City of Dust #4 Review
Writer Steve Niles is beginning to pull all the pieces together in this tightly written penultimate tale from Radical Publishing. He spent the first two issues building this futuristic world where religion and fanciful stories are illegal, for the safety of the populace. Then he moved on to developing the motivations of the characters, namely cop Philip Khrome, who had his father imprisoned after he read a children’s book to him.
Finally, he’s moving onto reigning in all the sub-plots, for next issue’s ultimate showdown. In this issue, Khrome spends time with Ajax, a banished scientist, who with Khrome’s father developed bio-sapiens. These creatures made in the image of fantastical beats were meant to inspire citizens to heights of imagination once more. However, Ajax discovered that some of his creations were taking their “roles” too seriously, becoming bloodthirsty in the process.
Khrome leaves Ajax’s lab horrified, but not without hope, as a Frankenstein look-a-like tells the overwhelmed cop that he is “not like the others.” Khrome then visits his father for the first time, who is now a shadow of a man, drooling in is wheelchair in solitary confinement. But in a subtle yet cool sequence, Khrome soon discovers that his old man is not as useless as he would have the guards believe, and is told that it’s now time for Prime Directive Asimov. As the Frankenstein creature argues with his “father” about the morality of murder and the nature of animals, they are interrupted by creations gone wild.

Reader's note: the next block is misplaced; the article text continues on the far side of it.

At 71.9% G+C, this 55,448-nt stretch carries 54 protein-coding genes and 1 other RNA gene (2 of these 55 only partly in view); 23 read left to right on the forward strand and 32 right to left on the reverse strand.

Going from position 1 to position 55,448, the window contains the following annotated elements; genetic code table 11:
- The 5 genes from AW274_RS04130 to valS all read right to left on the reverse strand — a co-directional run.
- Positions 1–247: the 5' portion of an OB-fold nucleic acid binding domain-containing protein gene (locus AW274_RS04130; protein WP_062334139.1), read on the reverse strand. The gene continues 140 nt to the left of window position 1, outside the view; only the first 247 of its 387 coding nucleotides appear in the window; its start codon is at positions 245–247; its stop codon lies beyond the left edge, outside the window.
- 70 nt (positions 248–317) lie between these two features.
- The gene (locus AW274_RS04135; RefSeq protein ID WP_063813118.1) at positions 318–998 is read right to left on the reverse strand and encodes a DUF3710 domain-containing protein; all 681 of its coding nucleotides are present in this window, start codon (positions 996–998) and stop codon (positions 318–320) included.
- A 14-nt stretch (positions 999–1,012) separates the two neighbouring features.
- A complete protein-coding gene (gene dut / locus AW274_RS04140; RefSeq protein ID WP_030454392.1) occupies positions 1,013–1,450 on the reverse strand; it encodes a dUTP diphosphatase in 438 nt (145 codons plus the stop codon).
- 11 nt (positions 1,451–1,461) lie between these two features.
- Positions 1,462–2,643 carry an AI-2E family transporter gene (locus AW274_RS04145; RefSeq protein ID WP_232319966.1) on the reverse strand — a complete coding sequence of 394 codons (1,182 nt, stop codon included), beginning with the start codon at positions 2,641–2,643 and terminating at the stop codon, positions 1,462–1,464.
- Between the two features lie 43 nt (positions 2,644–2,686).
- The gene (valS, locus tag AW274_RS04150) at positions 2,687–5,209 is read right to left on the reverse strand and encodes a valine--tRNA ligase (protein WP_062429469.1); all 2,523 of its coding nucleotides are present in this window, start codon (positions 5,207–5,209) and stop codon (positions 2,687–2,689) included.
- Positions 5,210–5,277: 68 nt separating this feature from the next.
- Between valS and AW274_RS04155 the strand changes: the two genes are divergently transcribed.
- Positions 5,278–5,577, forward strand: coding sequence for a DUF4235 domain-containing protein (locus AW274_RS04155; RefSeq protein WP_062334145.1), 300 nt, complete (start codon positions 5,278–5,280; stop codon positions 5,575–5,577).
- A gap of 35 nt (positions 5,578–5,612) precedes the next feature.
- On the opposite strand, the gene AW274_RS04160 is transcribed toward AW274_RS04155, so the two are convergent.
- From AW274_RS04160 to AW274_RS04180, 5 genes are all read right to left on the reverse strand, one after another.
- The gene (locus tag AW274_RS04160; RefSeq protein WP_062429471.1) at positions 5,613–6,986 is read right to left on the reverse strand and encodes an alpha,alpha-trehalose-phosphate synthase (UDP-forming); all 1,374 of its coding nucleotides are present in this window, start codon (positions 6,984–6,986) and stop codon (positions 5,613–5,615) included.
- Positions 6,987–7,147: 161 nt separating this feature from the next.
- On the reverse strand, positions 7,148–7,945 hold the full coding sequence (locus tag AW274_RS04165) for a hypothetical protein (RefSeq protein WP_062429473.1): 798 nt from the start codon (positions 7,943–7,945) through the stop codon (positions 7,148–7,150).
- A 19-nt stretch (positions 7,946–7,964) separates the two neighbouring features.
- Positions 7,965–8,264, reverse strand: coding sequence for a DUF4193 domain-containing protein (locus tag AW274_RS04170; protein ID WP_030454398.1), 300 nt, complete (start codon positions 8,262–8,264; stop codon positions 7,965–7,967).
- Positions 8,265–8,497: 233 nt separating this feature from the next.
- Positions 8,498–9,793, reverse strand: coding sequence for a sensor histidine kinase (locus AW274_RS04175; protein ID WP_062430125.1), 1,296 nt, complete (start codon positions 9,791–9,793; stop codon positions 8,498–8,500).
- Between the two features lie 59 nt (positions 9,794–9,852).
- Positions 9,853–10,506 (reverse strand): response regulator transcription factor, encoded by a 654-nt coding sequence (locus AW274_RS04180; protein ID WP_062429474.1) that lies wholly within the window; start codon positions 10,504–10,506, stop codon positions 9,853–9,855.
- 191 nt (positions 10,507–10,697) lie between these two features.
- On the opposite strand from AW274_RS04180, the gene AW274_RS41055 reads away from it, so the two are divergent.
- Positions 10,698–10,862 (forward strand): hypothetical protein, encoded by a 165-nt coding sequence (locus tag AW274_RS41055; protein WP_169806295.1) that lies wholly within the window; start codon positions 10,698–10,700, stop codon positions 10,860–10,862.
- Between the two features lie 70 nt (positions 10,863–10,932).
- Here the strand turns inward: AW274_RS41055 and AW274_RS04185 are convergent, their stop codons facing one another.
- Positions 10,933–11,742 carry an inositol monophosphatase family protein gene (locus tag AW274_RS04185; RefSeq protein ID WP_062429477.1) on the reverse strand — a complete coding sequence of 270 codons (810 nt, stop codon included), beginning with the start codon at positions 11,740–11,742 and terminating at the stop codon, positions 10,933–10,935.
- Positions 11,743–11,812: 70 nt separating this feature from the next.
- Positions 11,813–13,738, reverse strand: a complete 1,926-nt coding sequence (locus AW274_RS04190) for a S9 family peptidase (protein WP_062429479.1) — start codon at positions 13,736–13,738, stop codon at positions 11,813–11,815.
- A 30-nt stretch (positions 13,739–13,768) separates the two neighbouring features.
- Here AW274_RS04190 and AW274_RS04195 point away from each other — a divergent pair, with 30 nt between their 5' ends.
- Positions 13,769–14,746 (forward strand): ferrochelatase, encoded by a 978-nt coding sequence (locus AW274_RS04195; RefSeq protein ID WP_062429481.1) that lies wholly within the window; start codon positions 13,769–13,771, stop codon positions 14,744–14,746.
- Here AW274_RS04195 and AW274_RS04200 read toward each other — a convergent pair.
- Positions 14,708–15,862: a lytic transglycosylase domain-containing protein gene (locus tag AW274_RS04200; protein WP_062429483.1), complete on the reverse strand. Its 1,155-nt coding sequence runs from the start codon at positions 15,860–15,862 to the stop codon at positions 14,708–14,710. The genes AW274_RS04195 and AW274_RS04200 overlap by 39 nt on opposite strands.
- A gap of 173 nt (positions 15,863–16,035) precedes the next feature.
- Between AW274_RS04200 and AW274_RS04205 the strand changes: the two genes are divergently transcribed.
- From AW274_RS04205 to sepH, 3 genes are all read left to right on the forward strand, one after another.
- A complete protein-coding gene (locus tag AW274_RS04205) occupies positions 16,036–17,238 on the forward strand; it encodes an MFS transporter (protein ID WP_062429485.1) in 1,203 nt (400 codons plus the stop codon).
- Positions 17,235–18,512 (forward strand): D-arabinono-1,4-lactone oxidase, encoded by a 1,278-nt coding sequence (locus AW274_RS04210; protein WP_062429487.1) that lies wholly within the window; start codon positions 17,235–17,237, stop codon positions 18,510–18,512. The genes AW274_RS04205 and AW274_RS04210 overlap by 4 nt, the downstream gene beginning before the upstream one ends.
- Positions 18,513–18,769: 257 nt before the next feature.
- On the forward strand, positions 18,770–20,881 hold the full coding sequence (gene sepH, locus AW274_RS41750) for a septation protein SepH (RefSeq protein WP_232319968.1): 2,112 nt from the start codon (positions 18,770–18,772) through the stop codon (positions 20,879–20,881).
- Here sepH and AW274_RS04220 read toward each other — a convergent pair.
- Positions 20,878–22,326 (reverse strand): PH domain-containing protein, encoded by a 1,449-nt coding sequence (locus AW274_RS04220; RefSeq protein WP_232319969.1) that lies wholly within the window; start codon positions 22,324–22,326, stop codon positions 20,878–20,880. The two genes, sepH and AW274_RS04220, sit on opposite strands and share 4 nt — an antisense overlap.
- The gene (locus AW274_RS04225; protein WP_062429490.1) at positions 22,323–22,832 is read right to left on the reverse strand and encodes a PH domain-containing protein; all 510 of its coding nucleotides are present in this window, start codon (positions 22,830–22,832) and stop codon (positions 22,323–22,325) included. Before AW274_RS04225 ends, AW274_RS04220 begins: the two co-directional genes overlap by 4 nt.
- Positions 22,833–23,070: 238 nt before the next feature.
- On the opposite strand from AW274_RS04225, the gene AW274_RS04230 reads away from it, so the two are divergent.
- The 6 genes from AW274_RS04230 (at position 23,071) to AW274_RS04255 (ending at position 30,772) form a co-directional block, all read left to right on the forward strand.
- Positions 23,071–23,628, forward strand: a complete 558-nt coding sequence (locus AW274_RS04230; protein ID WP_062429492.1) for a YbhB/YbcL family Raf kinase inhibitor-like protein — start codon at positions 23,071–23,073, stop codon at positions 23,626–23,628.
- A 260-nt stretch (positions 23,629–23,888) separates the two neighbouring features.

With its horror meets sci-fi concept, plus some great thought provoking themes this series could easily have become a mish-mash of ideas, achieving none well. Niles rises above that. With a deft hand, he is able to take just the right amount of ingredients from each genre to form an eclectic, yet electric adventure story. With Khrome finally awakening to the breaking chaos around him, and others like Ajax, discovering that perhaps they’re not as smart as they thought, you just know a mad battle is on the way, with the fate of the city at stake. I can’t wait.
With three different artists at work here (Brandon Chng, Zid and Garrie Gastonny) the story could easily have fallen apart by a distracting variation of styles. That’s not the case thankfully. They all have a similar clean line, painterly approach, creating rich environments and detailed characters of the human and not-so human variety. It works, as the art always does with Radical’s books. Next issue will be a bloodbath I’m sure. It will also be a shame as it’s the last we may see of Khrome for a while. Hopefully Radical is already scratching their heads over another mini-series with Khrome and co.